Veteran forged his own civil rights history by staying in Germany
January 15, 2007
HEIDELBERG, Germany — Some 50 years ago, Rudy Howze was drafted from Alabama into a race-segregated unit in Munich. He wasn’t a big fan of the Army; he served his two-year hitch and got out. But he loved Germany, for what it was and what it wasn’t, and he made it his home.
“It was clever of me to get away from Birmingham,” Howze said. “I absolutely despised the place.”
No Southern city was safe or pleasant for blacks back then. In 1963, Birmingham Police Chief Eugene “Bull” Connor unleashed police dogs on peaceful demonstrators, including children, and turned high-pressure fire hoses on them.
Those televised images shocked the conscience of much of the nation.
Howze, now 75, attended the University of Heidelberg and later made a career teaching there.
“The Germans, I found, despite their racial prejudices, it was easier to get into their circles, once they saw you were as bright as they were,” he said.
Like other black expatriates in Heidelberg, including some from Africa, Howze in the ’50s and ’60s was sometimes stopped on the streets by U.S. military police, he said. “It was ‘What are you doing here?’ You had to show your identification. It was galling,” he said. “We found out later that that was a policy. If they thought you were an American soldier, keep them out of Heidelberg."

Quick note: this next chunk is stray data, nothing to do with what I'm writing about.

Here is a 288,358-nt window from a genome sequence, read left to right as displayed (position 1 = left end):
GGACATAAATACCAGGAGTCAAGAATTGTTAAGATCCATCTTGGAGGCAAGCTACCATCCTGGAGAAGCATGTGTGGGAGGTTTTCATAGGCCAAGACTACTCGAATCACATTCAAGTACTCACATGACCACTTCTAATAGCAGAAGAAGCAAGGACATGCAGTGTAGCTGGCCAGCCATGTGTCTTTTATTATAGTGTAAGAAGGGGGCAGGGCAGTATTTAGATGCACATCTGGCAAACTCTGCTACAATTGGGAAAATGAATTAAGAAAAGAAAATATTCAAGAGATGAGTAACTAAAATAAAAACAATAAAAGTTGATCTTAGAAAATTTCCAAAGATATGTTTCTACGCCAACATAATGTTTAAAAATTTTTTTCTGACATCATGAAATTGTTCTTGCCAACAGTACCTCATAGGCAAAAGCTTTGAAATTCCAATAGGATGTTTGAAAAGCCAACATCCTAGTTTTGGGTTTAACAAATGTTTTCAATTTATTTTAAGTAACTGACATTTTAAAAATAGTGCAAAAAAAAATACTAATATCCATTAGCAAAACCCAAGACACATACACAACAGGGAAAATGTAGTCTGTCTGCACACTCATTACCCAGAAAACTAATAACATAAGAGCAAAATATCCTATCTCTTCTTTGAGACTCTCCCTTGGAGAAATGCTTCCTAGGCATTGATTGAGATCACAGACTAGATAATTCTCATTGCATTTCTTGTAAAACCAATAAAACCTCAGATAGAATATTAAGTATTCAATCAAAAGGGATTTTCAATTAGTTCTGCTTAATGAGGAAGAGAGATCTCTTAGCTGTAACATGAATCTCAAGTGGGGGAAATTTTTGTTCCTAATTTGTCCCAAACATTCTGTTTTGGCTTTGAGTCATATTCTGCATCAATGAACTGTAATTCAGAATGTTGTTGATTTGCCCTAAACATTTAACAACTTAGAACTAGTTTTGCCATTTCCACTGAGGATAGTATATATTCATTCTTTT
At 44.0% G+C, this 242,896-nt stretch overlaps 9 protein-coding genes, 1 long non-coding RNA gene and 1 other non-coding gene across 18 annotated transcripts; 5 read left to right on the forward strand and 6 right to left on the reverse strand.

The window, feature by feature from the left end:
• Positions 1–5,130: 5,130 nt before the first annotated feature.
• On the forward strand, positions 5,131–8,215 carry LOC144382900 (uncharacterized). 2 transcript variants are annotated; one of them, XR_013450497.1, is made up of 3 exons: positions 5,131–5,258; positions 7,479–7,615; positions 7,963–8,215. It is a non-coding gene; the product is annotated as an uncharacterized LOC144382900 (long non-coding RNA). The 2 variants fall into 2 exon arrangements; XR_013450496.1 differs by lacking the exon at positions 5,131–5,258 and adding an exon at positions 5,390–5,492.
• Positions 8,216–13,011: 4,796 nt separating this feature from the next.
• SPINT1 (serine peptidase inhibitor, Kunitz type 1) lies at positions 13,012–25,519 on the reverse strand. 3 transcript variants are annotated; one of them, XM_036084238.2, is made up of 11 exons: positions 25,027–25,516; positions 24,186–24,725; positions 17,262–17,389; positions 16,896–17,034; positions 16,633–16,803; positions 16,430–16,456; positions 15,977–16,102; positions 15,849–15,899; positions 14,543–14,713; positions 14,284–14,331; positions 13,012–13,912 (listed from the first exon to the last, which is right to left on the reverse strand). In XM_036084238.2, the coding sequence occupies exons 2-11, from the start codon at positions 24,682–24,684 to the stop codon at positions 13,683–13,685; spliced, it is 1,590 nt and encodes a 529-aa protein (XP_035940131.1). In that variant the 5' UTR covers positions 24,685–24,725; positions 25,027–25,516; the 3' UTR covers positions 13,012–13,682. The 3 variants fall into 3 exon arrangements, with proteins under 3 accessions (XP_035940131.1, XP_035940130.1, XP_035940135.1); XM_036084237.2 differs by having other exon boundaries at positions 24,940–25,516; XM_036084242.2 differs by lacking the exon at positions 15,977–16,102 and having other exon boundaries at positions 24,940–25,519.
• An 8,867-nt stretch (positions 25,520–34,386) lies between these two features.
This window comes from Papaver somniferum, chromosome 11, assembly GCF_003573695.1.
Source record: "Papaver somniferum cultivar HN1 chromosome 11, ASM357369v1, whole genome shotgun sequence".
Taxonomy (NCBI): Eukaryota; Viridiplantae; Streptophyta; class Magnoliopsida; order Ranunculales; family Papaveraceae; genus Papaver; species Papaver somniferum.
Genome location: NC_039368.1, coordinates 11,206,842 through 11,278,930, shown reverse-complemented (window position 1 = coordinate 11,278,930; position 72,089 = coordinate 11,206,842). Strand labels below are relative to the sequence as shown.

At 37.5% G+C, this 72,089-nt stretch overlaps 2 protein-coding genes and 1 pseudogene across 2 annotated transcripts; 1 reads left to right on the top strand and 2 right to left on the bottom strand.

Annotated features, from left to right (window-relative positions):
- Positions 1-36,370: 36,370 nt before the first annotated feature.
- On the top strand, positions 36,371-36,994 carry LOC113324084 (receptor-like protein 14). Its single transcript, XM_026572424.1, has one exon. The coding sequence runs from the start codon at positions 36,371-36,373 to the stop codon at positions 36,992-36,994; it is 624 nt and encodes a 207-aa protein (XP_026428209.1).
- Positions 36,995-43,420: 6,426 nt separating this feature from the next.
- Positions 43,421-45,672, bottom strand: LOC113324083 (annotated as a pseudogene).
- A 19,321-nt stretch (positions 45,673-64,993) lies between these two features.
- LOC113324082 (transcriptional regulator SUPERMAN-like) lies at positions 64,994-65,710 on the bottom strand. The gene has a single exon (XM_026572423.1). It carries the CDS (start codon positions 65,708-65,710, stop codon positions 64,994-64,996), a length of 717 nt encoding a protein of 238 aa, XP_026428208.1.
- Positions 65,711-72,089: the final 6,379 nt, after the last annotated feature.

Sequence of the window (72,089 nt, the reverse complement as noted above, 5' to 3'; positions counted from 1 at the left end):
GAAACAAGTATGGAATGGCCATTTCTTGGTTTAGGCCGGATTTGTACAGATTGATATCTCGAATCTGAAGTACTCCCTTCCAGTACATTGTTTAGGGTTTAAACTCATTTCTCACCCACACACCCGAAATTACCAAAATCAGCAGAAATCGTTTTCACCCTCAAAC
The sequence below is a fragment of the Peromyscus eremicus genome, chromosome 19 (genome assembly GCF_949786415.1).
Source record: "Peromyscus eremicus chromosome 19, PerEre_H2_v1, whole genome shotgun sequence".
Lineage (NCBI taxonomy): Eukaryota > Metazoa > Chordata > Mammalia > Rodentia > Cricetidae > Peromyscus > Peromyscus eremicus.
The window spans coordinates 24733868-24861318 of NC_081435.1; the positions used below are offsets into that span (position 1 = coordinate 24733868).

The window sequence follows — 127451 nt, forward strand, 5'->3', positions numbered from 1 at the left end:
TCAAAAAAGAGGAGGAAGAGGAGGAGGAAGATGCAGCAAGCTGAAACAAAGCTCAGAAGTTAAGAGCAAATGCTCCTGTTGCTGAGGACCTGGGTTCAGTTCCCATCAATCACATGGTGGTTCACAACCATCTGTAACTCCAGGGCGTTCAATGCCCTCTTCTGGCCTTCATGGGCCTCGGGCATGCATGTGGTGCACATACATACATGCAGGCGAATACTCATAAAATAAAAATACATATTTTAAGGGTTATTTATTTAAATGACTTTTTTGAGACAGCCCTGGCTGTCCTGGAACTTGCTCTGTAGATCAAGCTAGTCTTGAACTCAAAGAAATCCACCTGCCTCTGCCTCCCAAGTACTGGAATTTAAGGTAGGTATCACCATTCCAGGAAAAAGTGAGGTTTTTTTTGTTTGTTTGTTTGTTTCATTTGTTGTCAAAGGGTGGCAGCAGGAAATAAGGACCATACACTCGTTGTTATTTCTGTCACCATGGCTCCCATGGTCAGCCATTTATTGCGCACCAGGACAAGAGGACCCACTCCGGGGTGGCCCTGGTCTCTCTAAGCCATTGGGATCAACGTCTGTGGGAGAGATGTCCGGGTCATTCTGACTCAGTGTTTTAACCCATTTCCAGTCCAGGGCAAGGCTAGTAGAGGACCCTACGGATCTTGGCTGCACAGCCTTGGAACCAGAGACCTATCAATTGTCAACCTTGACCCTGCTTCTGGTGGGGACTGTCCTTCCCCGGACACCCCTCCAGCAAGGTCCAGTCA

Howze didn’t go home even for a visit for 20 years. So he missed experiencing most of the violence and turmoil during the American civil rights movement. And because he escaped, he feels a little bit guilty.
“Maybe it’s my bad conscience that got me involved in the NAACP,” said Howze, who is president of the Rhein-Neckar branch of the organization.
The group formed in 1986. “These ladies and gentlemen were dissatisfied with the state of race relations at home and abroad and their own inactivity,” according to a Rhein-Neckar branch pamphlet.
With 80 to 100 current members, including Germans and Africans, the group is far more international than those in the U.S., and has remained the most vibrant military branch — with more than half its membership being in the military —- as the U.S. Army has continued to draw down in Europe.
The group works with the organization in the U.S. on such things as “congressional report cards” on candidates’ voting records, economic development and “diversity monitoring” — how people are treated at hotels and restaurants.
It also conducts voter registration drives and partners with the German-American Institute in Heidelberg to bring Germans and Americans together socially.
“We’ve made a point of doing that,” Howze said. “The idea is to help people broaden their horizons. And the Germans get to know a different black person, not purely on the cultural, almost exclusively music, side.”